Sunday, June 03, 2007

Carded at the Rail

My wife, son, and I are in Japan together currently, and we were taking a vacation from our vacation with family and spent the weekend away in a nearby city.

For Sunday worship today, we attended a Nippon Sei Ko Kai (NSKK) Church – one we had not visited before. It was a pretty building, tucked into a bustling urban setting of high-rise apartments, condominiums, hotels, and students and shoppers and tourists enjoying the weekend.

Hiroko and I had agreed to tell no one I was a priest. It would avoid unnecessary questions and allowed me to participate simply as a visitor. I’m on vacation after all, and it’s good sometimes for clergy to travel incognito to see what the laity see. We were warmly greeted at the door, and a kind lady offered to look after three-year-old Daniel at the back of the nave.

Only a handful of faithful, a good number of them elderly, showed up for Trinity Sunday. Even by Japanese standards, it was a conservative and subdued setting. The altar was pushed hard against the sanctuary wall. The somber liturgy was the old NSKK mass, using a more archaic form of Japanese, all akin in some respects to our Rite I liturgies in the Episcopal Church. None of this made me particularly uncomfortable, though I was intrigued by the theological implications of seeing the priest at one point repeatedly turn towards the congregation as they prayed and back to the altar as he prayed.

Daniel, bless his heart, was doing his utmost to be quiet, but I still spent much of the liturgy distracted by his three-year-old energy filling the space (though no one seemed to mind!) as well as a pain in my back from an old injury. Pews can be most unforgiving, and the bed at the hotel had already left me tied up in knots.

But most notable was what happened when we approached the rail for communion. There we were with our hands outstretched to receive the Body and Blood of Christ, the Gifts of God for the People of God, when the priest hesitated and quietly asked my wife, “Are you baptized?”

This is not the usual practice throughout of the Nippon Sei Ko Kai. I know that much from experience. So I was slightly taken aback. Neither of us had been carded at the rail before.

But what really dumbfounded me was what happened when Hiroko responded hai.

The priest’s immediate comeback was Honto? (Really?)

While this was a little bit more like going through immigration at Narita airport than entering the open arms of God’s offering made for the whole of Creation, I can easily forgive -- perhaps understand is a better word -- the priest working to be a careful steward of the sacrament. In some measure, it was a reflection of a faithful, assiduous following of order and rules. Not entirely un-Japanese. And certainly not unknown in Anglicanism at large. I take way too much pride in being an order and rules guy myself, and I endeavor not to run afoul of canons. There is only one in particular I knowingly bend. I only do so with what I believe is good reason, with lots of company, not a little trepidation, and only at the pleasure of my bishop. If he says stop, I stop. Others I have strained only out of simple ignorance and when I found out, I make the appropriate mea culpas and quickly got back into line.

But this priest’s apparent second questioning of my wife’s honesty is something that is not so easily set aside. Was there some mark she was supposed to have as a baptized Christian? Had he observed her not praying properly? Did she need to produce a certificate of baptism? How had she aroused suspicion?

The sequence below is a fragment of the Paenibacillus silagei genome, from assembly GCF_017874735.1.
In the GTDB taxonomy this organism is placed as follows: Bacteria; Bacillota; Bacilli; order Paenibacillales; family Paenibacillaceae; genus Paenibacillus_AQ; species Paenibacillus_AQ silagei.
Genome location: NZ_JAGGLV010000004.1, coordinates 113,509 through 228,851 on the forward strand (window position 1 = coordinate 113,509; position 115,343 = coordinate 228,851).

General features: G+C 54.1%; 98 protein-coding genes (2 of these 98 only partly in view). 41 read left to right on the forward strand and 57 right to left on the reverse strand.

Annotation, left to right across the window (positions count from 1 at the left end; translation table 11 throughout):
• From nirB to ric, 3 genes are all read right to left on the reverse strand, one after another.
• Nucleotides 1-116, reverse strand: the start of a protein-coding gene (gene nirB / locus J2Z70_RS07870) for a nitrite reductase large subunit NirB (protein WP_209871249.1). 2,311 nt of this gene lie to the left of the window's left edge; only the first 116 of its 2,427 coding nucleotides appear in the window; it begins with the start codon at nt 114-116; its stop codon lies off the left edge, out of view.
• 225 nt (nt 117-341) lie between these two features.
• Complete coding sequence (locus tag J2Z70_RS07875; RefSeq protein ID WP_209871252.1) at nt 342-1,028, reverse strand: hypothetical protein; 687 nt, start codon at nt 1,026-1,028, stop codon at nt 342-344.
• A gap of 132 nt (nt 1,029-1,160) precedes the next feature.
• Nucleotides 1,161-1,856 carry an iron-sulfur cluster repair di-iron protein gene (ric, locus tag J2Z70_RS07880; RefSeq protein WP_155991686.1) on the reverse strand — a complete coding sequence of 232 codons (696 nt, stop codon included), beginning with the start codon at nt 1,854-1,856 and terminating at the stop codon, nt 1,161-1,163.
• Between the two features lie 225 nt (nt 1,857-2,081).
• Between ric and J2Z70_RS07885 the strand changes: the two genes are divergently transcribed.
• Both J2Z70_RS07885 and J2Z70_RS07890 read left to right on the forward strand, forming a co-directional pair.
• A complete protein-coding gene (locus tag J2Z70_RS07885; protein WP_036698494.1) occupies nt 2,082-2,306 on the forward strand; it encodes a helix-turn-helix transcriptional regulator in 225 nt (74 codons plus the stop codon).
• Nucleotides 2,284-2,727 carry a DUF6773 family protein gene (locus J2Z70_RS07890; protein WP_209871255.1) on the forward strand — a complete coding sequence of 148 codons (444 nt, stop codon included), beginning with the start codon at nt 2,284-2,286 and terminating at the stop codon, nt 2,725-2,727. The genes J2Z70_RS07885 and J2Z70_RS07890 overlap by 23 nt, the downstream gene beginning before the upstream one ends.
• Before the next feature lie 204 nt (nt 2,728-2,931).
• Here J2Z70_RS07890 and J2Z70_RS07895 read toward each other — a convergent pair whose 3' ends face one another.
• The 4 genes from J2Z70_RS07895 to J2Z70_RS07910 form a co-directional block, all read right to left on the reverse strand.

Christians in Japan make up a scant 1% or less of the population. The only days of the church year where non-Christians are likely to walk in off the street to attend a service in any church, let alone the Nippon Sei Ko Kai (which has fewer than 50,000 baptized members in the entire country) are Easter and Christmas Eve. Why a non-Christian would approach the altar with hands outstretched to receive the sacrament in a ritual that is foreign in many respects to the greater culture. . . and then not tell the truth about being baptized. . . well, I simply cannot imagine the scenario.

As a pastoral matter, I also found it mildly insulting. Hiroko, even before we left home, had taken the trouble to look up the address and worship times of this little community and printed out a map. We had spent 30 minutes walking from the hotel to attend, and had spent the last ten minutes of our journey looking in earnest for the little church, as the map had turned out not to be as accurate as we had hoped.

We had suddenly run into an unexpected barrier to famous Japanese hospitality. An ostensibly Christian barrier. I wondered just who was being protected here by this mild, but persistent inquisition. The Church? Jesus? From what or whom, precisely?

These are questions I was not at liberty to pursue with the priest if I were to be polite both by Japanese and Christian standards as a guest in the House of God. I can only generously believe it may have been a simple slip of the tongue, or there may be pastoral reasons beyond my imagination that caused him to press the issue. And, in all honesty, he didn't know the journey we had made to his church. And this may simply boil down to a bona fide "lost in translation" moment. So bearing him no grudges – only more bewilderment at the encounter than anything else – we concluded Sunday worship with him and the gathered community on pleasant terms.

No need to provoke an Anglican Incident. Heaven knows we have enough of those on our hands already.

Hiroko and I did have a bit of a giggle aftewards, though, especially as we imagined the new addition for our must haves before we come again to Japan:

Passports. Check.
International Drivers license. Check.
Permanent Residence Card. Check.
Air tickets. Check.
Itinerary. Check.
Cash in yen and dollars. Check.
Baptismal Certificates. Check.

What I know in my own heart as an ordained priest is this: that when I administer communion and see a pair of hands stretched out to receive the sacrament, I see a gesture indicating readiness to receive God’s grace. It costs me, frankly, nothing to give it. Full fare has already been paid by God in Christ Jesus. Woe to me if I withhold it!

I must also confess that I found more unquestioning generosity today when my wife at last prevailed on me to have a professional masseuse attend to my spasmatic back with gracious hands.